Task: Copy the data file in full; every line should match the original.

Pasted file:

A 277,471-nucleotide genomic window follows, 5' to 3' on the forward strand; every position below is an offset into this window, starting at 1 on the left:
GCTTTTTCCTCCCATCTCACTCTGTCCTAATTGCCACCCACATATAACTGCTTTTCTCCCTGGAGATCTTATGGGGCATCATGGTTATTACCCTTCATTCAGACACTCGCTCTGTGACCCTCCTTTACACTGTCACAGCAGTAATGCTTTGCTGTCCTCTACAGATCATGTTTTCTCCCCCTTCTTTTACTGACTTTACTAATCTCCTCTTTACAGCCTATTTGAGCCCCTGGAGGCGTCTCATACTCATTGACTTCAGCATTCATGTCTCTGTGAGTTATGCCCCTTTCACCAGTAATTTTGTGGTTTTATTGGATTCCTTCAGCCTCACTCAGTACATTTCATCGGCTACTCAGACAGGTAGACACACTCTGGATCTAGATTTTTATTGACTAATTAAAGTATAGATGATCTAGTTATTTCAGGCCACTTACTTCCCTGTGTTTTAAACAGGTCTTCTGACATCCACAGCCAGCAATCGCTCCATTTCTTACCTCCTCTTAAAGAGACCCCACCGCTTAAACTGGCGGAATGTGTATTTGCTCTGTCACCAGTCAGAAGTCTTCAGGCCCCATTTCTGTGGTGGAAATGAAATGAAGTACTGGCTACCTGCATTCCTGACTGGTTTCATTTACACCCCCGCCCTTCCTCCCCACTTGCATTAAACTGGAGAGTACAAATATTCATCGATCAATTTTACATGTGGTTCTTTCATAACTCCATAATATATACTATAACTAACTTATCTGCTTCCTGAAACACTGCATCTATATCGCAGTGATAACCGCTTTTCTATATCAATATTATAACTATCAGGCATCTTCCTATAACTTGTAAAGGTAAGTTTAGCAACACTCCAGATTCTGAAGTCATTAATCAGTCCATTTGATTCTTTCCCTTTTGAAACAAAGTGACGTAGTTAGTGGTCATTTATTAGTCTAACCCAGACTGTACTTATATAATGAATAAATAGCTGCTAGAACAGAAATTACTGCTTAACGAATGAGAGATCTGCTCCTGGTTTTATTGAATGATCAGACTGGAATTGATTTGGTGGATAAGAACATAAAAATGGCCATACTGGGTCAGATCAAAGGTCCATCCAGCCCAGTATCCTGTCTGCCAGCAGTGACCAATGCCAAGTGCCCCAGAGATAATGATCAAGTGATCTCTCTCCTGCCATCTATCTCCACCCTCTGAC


A 277,471-nucleotide genomic window follows, 5' to 3' on the forward strand; every position below is an offset into this window, starting at 1 on the left:
GCTTTTTCCTCCCATCTCACTCTGTCCTAATTGCCACCCACATATAACTGCTTTTCTCCCTGGAGATCTTATGGGGCATCATGGTTATTACCCTTCATTCAGACACTCGCTCTGTGACCCTCCTTTACACTGTCACAGCAGTAATGCTTTGCTGTCCTCTACAGATCATGTTTTCTCCCCCTTCTTTTACTGACTTTACTAATCTCCTCTTTACAGCCTATTTGAGCCCCTGGAGGCGTCTCATACTCATTGACTTCAGCATTCATGTCTCTGTGAGTTATGCCCCTTTCACCAGTAATTTTGTGGTTTTATTGGATTCCTTCAGCCTCACTCAGTACATTTCATCGGCTACTCAGACAGGTAGACACACTCTGGATCTAGATTTTTATTGACTAATTAAAGTATAGATGATCTAGTTATTTCAGGCCACTTACTTCCCTGTGTTTTAAACAGGTCTTCTGACATCCACAGCCAGCAATCGCTCCATTTCTTACCTCCTCTTAAAGAGACCCCACCGCTTAAACTGGCGGAATGTGTATTTGCTCTGTCACCAGTCAGAAGTCTTCAGGCCCCATTTCTGTGGTGGAAATGAAATGAAGTACTGGCTACCTGCATTCCTGACTGGTTTCATTTACACCCCCGCCCTTCCTCCCCACTTGCATTAAACTGGAGAGTACAAATATTCATCGATCAATTTTACATGTGGTTCTTTCATAACTCCATAATATATACTATAACTAACTTATCTGCTTCCTGAAACACTGCATCTATATCGCAGTGATAACCGCTTTTCTATATCAATATTATAACTATCAGGCATCTTCCTATAACTTGTAAAGGTAAGTTTAGCAACACTCCAGATTCTGAAGTCATTAATCAGTCCATTTGATTCTTTCCCTTTTGAAACAAAGTGACGTAGTTAGTGGTCATTTATTAGTCTAACCCAGACTGTACTTATATAATGAATAAATAGCTGCTAGAACAGAAATTACTGCTTAACGAATGAGAGATCTGCTCCTGGTTTTATTGAATGATCAGACTGGAATTGATTTGGTGGATAAGAACATAAAAATGGCCATACTGGGTCAGATCAAAGGTCCATCCAGCCCAGTATCCTGTCTGCCAGCAGTGACCAATGCCAAGTGCCCCAGAGATAATGATCAAGTGATCTCTCTCCTGCCATCTATCTCCACCCTCTGAC